How to Obtain Teaching Assistant Qualifications

As a Teaching Assistant (TA), it is important to have a professional attitude, patience and a passion for supporting children to ensure they get the best start in life. It is a requirement to have good numeracy and literacy skills as well as some experience of working with children.

Gaining a TA qualification is not essential; each school is responsible for their recruitment and will have their own ideas about the person they are looking for and what qualifications are needed (if at all). There is no national specified requirement, however, a qualification might strengthen your job application as a school may consider you more desirable with it, particularly if you have experience and the right skill set. 

To become a qualified TA, you need to already be in a TA job, find a work placement or voluntary role in a school as courses require you to be assessed in the workplace or be able to write about your work experience in order to fulfil certain credits. If you are already employed as a TA then ensure you inform your Headteacher to see if they are happy for you to study. They may even support you either with access to funding for the course via the Apprenticeship Levy or they may have a preferred training provider that they can recommend. 

The relevant Teaching Assistant course is called Supporting Teaching and Learning in Schools and there are Level 2 and Level 3 courses available; some providers also offer online only training for this qualification. There are also options to enrol on more specialist qualifications that may be more suited to your needs and skills especially if you are working in a Special School with SEN children; so make sure you investigate your options. 

If you are unable to find a work placement or a position as a Teaching Assistant then there are some online taster courses available that allow you to work on the first unit of the full qualification to give you an insight into what the role entails and strengthen your CV (these courses will not make you fully qualified). Whatever course you are interested in, it's important to do your research and decide which course and method of learning suits you best.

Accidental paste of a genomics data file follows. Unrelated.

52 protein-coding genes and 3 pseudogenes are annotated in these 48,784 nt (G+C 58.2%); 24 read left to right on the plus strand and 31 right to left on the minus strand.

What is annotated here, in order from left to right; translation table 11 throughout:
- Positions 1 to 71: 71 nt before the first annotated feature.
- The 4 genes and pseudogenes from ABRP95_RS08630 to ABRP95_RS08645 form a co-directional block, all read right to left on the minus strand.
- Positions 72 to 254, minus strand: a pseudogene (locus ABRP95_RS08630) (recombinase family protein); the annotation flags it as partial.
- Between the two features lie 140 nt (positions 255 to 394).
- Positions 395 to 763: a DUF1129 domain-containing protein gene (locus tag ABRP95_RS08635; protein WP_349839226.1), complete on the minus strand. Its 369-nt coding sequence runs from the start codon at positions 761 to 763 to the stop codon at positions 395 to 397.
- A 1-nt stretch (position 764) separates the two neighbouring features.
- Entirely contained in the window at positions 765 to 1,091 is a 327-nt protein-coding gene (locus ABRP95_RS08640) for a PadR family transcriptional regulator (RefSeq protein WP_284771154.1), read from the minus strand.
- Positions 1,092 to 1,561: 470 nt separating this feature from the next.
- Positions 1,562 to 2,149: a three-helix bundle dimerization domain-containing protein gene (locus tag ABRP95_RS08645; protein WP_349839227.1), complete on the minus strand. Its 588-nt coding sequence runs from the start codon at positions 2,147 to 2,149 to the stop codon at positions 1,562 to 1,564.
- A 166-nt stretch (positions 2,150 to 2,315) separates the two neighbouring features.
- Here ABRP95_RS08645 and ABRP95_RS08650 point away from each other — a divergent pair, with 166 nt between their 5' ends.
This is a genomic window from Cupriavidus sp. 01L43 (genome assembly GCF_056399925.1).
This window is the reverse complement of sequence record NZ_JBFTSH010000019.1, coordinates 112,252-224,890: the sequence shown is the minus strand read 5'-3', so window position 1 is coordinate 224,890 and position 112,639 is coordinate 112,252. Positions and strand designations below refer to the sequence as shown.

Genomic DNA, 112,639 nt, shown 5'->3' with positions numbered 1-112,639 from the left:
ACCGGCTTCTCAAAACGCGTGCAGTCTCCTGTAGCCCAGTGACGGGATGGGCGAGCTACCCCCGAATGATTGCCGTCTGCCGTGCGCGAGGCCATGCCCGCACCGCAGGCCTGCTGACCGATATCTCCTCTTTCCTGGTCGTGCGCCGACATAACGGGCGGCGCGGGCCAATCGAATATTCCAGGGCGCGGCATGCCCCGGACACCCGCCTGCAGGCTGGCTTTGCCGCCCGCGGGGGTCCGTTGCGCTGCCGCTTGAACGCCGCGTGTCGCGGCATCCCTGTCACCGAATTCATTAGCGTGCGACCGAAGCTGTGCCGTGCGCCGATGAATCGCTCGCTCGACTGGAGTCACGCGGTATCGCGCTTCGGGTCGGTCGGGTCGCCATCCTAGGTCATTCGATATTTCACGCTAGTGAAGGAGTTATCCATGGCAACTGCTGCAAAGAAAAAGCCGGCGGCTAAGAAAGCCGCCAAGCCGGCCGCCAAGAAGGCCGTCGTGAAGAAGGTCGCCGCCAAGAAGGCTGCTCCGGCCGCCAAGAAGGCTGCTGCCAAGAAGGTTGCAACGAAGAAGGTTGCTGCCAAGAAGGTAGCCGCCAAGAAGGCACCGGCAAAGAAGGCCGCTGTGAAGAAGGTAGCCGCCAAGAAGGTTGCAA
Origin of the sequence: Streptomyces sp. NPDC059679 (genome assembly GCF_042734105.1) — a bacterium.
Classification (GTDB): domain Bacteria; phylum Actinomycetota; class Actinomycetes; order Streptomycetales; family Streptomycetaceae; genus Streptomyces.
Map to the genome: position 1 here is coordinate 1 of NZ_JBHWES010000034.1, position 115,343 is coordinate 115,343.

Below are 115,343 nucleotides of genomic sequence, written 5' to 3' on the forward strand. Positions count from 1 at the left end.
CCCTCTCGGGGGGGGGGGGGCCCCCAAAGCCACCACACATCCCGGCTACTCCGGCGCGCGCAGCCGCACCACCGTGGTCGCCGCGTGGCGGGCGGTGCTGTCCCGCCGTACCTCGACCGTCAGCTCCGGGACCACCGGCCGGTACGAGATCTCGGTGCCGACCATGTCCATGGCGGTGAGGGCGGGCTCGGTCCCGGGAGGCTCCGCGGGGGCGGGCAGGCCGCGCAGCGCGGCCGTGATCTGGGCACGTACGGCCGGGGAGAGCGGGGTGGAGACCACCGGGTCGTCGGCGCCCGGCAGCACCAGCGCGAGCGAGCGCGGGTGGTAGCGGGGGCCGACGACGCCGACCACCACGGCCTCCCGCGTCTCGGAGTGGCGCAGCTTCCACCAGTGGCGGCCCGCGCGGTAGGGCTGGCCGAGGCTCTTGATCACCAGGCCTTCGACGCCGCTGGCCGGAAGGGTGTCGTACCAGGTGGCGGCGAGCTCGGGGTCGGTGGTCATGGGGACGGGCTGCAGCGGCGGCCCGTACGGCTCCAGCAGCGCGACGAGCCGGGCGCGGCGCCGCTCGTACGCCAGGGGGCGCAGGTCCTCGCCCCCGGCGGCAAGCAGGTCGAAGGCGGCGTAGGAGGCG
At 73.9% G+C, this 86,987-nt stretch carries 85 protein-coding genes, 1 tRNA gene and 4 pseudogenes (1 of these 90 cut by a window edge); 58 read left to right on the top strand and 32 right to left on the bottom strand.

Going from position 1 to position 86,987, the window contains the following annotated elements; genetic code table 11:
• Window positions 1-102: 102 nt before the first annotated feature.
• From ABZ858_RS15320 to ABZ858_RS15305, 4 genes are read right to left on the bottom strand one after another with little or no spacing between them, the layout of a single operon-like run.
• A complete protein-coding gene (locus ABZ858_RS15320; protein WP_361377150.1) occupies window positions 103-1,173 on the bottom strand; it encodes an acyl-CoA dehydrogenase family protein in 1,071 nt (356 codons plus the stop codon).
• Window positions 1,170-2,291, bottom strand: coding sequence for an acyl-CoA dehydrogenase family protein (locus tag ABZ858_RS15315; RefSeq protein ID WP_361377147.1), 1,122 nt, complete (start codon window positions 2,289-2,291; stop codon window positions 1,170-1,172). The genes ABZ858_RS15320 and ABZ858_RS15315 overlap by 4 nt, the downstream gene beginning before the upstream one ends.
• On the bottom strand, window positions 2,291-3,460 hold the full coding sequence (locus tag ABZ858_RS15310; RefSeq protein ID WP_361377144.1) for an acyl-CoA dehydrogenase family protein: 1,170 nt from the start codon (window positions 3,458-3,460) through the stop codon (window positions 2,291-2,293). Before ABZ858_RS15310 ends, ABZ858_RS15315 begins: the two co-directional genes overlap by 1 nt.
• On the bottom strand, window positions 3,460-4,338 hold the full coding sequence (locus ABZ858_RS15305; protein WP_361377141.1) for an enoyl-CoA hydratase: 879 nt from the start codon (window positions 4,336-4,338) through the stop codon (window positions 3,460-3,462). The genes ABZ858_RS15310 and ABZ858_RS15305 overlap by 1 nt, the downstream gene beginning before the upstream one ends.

If your school is unable to recommend a provider and you are self-funding your course, you will need to find a training provider or local college yourself. There are loads of providers out there that you can choose from, just make sure that your course is accredited. An example of an accredited training provider is City and Guilds.

Course providers will explain in more depth about the courses that they offer and what is expected of you so make sure you learn this before you sign up to make sure your chosen course is right for you. They should also speak to you about what level qualification you want to do and whether your experience will enable you to meet the course demands. 

Whilst you are completing your course, an assessor will be available who can support you whilst studying. They will also come out to the school to assess you in the workplace and will guide you through the qualification ensuring that your work meets the standards. If you are studying an online course you will be allocated a personal tutor who can support via email you whilst undertaking your qualification. 

Once you are a qualified TA, you can progress onto higher level qualifications such as becoming a Higher Level Teaching Assistant or progress further to become a Teacher. Your school may also be able to give you additional roles and responsibilities to help progress your career and give you new opportunities to develop within your role. 

If you are applying for TA roles then make sure you read this advice to help you secure your dream position.  

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